After the sale, Condé worked feverishly to fold Reddit into its stable of well-established print brands, like Vogue and Wired. “We thought of Reddit, [technology blog] Ars Technica and Wired as what Condé Nast deemed the ‘innovation group,’’’ said Jena Donlin, who runs business operations for Reddit and still works out of the Condé Nast office in Times Square.
Martin, who had majored in American Studies at Tulane and worked in the documentary film industry, served as the site’s community manager at the time, a role that he said entailed “answering user questions, dealing with spam and finding cool things in the community to promote.”
By all accounts, Martin also played a significant role in ushering in a successful transition from an independently run website to a division of a major publishing conglomerate. What made the job even harder was that Reddit’s approach to publishing exemplified the democratizing influence of the web, which at that very moment was violently destabilizing the whole we-speak-you-listen model that Condé Nast, with its pantheon of all-powerful editors, had long since mastered.
As Reddit’s user base continued to grow following the acquisition, the tension between the democratized user-generated site and its ancient publishing parent became more pronounced. Reddit does not offer traditional advertising, so its primary stream of revenue came in the form of Reddit Gold, a paid premium membership subscription, as well as what Martin called “self-serve ads for mom-and-pop shops” and carefully selected marketing partnerships.
The site, which boasts a barebones user interface that harkens back to the halcyon days of ’90s Usenet groups, has always shunned traditional advertising, a stance that even a cash-starved, ad-hungry Condé Nast couldn’t change. Monetizing Reddit is something Condé Nast “has still not been able to figure out,” Ohanian said in a 2010 episode of Big Think (bigthink.com), adding, “Reddit has a fantastic audience ... How do we advertise to them in a way that isn’t screwing them as a user and at the same time providing enough value to an advertiser to want to do it?’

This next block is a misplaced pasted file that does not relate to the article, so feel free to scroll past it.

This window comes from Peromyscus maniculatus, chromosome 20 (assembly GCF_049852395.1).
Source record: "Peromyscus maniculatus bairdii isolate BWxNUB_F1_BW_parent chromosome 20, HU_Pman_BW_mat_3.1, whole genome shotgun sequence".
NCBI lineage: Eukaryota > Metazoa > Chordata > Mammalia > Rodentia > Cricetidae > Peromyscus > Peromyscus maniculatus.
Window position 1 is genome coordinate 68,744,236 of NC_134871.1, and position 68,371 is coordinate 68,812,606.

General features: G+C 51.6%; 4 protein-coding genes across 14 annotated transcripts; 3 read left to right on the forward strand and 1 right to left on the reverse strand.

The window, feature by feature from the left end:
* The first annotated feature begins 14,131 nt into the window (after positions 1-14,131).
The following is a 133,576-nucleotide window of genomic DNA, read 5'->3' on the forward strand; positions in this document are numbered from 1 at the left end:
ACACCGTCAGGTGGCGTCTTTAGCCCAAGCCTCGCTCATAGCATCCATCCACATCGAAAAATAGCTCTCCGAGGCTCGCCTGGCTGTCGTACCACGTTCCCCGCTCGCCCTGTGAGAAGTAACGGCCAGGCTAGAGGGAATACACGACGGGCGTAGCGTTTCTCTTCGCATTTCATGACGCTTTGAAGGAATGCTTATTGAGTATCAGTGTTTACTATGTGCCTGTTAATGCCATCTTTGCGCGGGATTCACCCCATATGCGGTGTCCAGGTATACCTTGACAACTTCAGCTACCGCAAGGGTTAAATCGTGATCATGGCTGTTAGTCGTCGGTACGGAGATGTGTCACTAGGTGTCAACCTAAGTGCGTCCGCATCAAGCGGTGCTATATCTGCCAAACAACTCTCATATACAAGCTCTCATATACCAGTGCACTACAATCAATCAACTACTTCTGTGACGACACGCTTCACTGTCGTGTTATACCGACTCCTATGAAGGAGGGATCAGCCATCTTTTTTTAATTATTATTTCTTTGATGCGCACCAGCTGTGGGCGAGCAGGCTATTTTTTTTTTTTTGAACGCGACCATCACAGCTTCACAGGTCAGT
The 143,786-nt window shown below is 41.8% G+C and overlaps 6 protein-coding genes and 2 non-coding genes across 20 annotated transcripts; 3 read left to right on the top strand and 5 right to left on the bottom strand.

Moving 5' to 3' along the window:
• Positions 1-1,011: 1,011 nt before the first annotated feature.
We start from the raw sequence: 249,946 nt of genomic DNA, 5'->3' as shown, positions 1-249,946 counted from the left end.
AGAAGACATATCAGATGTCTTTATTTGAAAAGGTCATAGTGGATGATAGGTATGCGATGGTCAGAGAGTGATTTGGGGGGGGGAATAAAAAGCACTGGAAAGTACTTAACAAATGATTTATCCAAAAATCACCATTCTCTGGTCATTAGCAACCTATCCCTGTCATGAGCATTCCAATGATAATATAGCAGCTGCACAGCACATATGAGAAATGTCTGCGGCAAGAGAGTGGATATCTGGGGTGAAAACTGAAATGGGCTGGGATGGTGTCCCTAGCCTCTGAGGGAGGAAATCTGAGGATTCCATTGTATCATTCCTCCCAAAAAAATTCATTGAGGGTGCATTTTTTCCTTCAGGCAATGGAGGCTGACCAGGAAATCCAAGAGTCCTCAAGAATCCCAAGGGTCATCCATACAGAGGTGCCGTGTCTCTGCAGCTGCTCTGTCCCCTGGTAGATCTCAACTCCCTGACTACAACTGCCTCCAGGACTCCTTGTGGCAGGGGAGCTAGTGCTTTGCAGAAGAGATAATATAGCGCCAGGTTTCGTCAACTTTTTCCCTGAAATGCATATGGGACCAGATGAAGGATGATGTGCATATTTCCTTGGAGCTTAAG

But in August 2010, an advertising controversy erupted between the stodgy parent company and its willful child. The activist group Just Say Now wanted to host self-serve ads on Reddit in support of the proposed California marijuana legalization law Prop 19, but Condé Nast refused. The Reddit team responded by agreeing to host Just Say Now’s ads on their site for free, a move that was still technically within the bounds of the parent company’s rules, but made a strong point.
Reddit’s traffic continued to explode, and in early 2011, the site was getting upward of two billion pageviews a month. Condé Nast wasn’t equipped to handle the technological and cultural challenges that came with that kind of traffic. And the tensions between the little-website-that-could and its old-school parent company were starting to take their toll. “In the spring of 2011, we had one programmer and two system administrators and me,” Martin explained. “It was kind of a rough time, and I was like, ‘If Reddit needs me to move out to San Francisco, I’ll do it. I’ll do whatever Reddit needs. I can’t let this fail.’’’
Martin agreed to move to San Francisco at the behest of Condé, and took on the general manager role. He began to grow the team, hiring a handful of programmers to administer the site. Finally, in September 2011, the company spun Reddit out of the Condé Nast family into its own standalone subsidiary, while still retaining ownership.
“We don’t want to get in users’ way,” Donlin explained. “We want to serve what the community is already doing. Condé Nast understood that, and it’s why we’re independent. They understood that we needed to be able to do that in order to grow. And they realized in the current structure of Condé Nast, it wasn’t as easy to [grow] because there wasn’t a precedent that was set. We’re more bottom up whereas Condé is more top down.”